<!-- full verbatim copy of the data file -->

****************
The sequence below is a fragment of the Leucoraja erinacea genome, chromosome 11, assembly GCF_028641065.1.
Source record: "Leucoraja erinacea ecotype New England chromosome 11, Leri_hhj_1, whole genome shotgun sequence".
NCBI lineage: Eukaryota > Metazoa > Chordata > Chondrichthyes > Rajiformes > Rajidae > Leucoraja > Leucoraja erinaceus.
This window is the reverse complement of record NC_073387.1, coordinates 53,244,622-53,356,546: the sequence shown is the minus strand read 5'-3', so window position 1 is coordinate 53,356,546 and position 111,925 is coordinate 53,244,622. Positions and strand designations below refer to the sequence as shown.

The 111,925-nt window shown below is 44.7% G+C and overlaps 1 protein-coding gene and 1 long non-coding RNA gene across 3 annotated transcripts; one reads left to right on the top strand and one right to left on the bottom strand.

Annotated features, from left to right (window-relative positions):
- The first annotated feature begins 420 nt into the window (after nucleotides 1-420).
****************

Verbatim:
The sequence below is a fragment of the Leucoraja erinacea genome, chromosome 11, assembly GCF_028641065.1.
Source record: "Leucoraja erinacea ecotype New England chromosome 11, Leri_hhj_1, whole genome shotgun sequence".
NCBI lineage: Eukaryota > Metazoa > Chordata > Chondrichthyes > Rajiformes > Rajidae > Leucoraja > Leucoraja erinaceus.
This window is the reverse complement of record NC_073387.1, coordinates 53,244,622-53,356,546: the sequence shown is the minus strand read 5'-3', so window position 1 is coordinate 53,356,546 and position 111,925 is coordinate 53,244,622. Positions and strand designations below refer to the sequence as shown.

The 111,925-nt window shown below is 44.7% G+C and overlaps 1 protein-coding gene and 1 long non-coding RNA gene across 3 annotated transcripts; one reads left to right on the top strand and one right to left on the bottom strand.

Annotated features, from left to right (window-relative positions):
- The first annotated feature begins 420 nt into the window (after nucleotides 1-420).